In our previous article, we looked at memory usage on a DigitalOcean server with a Ghost blog installed. The goal was to understand why the RAM usage was almost above 50% with 2GB.

Following a brief investigation, we were able to reduce its usage by 20% by properly configuring my.cnf on Ubuntu. It was about optimizing mysqld, which was the main player in the server's memory usage.

In this article, we want to revisit the concepts of cache used by default on Linux and help you understand how they are utilized.

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Disk Caching: Everything you need to know

Linux uses a mechanism called "disk caching" to improve system performance and this is where the kernel borrows unused memory for caching data that is read from the disk. This phenomenon may give the impression that available "free" memory is low; however, this is not the case. The system is functioning optimally, utilizing unused memory for disk caching to enhance performance without compromising resource availability.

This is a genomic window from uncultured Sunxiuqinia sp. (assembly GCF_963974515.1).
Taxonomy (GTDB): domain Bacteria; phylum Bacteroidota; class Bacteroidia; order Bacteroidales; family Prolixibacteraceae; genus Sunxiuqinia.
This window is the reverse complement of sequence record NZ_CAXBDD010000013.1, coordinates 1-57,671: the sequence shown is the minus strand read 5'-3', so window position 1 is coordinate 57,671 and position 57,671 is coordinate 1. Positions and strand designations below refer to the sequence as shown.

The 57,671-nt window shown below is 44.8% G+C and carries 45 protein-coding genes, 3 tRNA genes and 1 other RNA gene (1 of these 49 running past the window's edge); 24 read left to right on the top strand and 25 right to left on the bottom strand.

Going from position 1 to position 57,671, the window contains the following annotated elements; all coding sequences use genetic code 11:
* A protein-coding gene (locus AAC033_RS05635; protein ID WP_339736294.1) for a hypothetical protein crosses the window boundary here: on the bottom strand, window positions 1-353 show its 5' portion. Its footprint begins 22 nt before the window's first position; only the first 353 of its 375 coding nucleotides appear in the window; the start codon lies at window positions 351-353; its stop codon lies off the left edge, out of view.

Purpose of Disk Caching: The main purpose of disk caching is to speed up access to data stored on a disk. Disk reads and writes are much slower than operations involving RAM. By storing frequently accessed data in RAM, the system can reduce the need to access the disk, thereby speeding up overall operations.

Usage of Unused Memory: In Linux, memory that is not currently being used by processes may be used for the disk cache. This is a dynamic process, meaning that Linux will use more memory for disk caching when it is available but will release it when applications need more memory. This ensures that system memory is utilized efficiently.